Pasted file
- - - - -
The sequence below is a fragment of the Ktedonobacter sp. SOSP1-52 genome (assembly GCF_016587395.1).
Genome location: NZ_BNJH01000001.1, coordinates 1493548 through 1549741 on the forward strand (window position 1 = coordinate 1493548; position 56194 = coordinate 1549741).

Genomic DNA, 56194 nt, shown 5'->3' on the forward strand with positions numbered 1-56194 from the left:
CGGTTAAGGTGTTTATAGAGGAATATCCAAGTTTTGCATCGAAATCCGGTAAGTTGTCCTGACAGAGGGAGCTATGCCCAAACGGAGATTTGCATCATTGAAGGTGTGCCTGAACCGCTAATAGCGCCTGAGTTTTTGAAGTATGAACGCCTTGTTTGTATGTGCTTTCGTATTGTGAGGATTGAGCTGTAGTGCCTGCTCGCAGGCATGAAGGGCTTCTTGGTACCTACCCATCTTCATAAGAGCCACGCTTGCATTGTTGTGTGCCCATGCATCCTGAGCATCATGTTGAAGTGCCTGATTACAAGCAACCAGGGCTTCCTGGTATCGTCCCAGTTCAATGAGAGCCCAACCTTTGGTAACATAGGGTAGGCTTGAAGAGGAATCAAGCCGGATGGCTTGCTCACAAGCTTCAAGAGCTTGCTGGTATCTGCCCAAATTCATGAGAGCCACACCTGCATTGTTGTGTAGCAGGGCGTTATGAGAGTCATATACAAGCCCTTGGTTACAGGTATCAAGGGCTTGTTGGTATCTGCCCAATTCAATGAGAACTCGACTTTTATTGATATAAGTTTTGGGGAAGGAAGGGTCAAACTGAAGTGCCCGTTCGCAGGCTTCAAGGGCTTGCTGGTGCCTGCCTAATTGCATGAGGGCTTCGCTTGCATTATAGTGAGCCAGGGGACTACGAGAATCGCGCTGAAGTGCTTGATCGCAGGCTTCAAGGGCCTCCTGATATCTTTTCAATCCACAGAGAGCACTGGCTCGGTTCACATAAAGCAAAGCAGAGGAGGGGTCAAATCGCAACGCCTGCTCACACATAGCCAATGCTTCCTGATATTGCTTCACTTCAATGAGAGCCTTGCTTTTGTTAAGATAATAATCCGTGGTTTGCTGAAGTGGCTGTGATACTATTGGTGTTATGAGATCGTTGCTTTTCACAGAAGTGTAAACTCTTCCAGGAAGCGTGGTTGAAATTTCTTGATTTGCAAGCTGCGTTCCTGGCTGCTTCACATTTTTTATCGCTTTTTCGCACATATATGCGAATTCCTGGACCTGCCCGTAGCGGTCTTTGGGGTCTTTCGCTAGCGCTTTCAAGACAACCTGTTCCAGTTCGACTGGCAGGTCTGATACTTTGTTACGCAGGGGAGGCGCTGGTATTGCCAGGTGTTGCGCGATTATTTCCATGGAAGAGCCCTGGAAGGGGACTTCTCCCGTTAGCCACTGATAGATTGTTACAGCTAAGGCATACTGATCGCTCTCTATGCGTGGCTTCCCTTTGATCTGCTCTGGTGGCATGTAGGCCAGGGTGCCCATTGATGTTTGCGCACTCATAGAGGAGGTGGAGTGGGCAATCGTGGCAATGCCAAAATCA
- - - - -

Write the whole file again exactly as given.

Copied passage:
The sequence below is a fragment of the Ktedonobacter sp. SOSP1-52 genome (assembly GCF_016587395.1).
Genome location: NZ_BNJH01000001.1, coordinates 1493548 through 1549741 on the forward strand (window position 1 = coordinate 1493548; position 56194 = coordinate 1549741).

Genomic DNA, 56194 nt, shown 5'->3' on the forward strand with positions numbered 1-56194 from the left:
CGGTTAAGGTGTTTATAGAGGAATATCCAAGTTTTGCATCGAAATCCGGTAAGTTGTCCTGACAGAGGGAGCTATGCCCAAACGGAGATTTGCATCATTGAAGGTGTGCCTGAACCGCTAATAGCGCCTGAGTTTTTGAAGTATGAACGCCTTGTTTGTATGTGCTTTCGTATTGTGAGGATTGAGCTGTAGTGCCTGCTCGCAGGCATGAAGGGCTTCTTGGTACCTACCCATCTTCATAAGAGCCACGCTTGCATTGTTGTGTGCCCATGCATCCTGAGCATCATGTTGAAGTGCCTGATTACAAGCAACCAGGGCTTCCTGGTATCGTCCCAGTTCAATGAGAGCCCAACCTTTGGTAACATAGGGTAGGCTTGAAGAGGAATCAAGCCGGATGGCTTGCTCACAAGCTTCAAGAGCTTGCTGGTATCTGCCCAAATTCATGAGAGCCACACCTGCATTGTTGTGTAGCAGGGCGTTATGAGAGTCATATACAAGCCCTTGGTTACAGGTATCAAGGGCTTGTTGGTATCTGCCCAATTCAATGAGAACTCGACTTTTATTGATATAAGTTTTGGGGAAGGAAGGGTCAAACTGAAGTGCCCGTTCGCAGGCTTCAAGGGCTTGCTGGTGCCTGCCTAATTGCATGAGGGCTTCGCTTGCATTATAGTGAGCCAGGGGACTACGAGAATCGCGCTGAAGTGCTTGATCGCAGGCTTCAAGGGCCTCCTGATATCTTTTCAATCCACAGAGAGCACTGGCTCGGTTCACATAAAGCAAAGCAGAGGAGGGGTCAAATCGCAACGCCTGCTCACACATAGCCAATGCTTCCTGATATTGCTTCACTTCAATGAGAGCCTTGCTTTTGTTAAGATAATAATCCGTGGTTTGCTGAAGTGGCTGTGATACTATTGGTGTTATGAGATCGTTGCTTTTCACAGAAGTGTAAACTCTTCCAGGAAGCGTGGTTGAAATTTCTTGATTTGCAAGCTGCGTTCCTGGCTGCTTCACATTTTTTATCGCTTTTTCGCACATATATGCGAATTCCTGGACCTGCCCGTAGCGGTCTTTGGGGTCTTTCGCTAGCGCTTTCAAGACAACCTGTTCCAGTTCGACTGGCAGGTCTGATACTTTGTTACGCAGGGGAGGCGCTGGTATTGCCAGGTGTTGCGCGATTATTTCCATGGAAGAGCCCTGGAAGGGGACTTCTCCCGTTAGCCACTGATAGATTGTTACAGCTAAGGCATACTGATCGCTCTCTATGCGTGGCTTCCCTTTGATCTGCTCTGGTGGCATGTAGGCCAGGGTGCCCATTGATGTTTGCGCACTCATAGAGGAGGTGGAGTGGGCAATCGTGGCAATGCCAAAATCA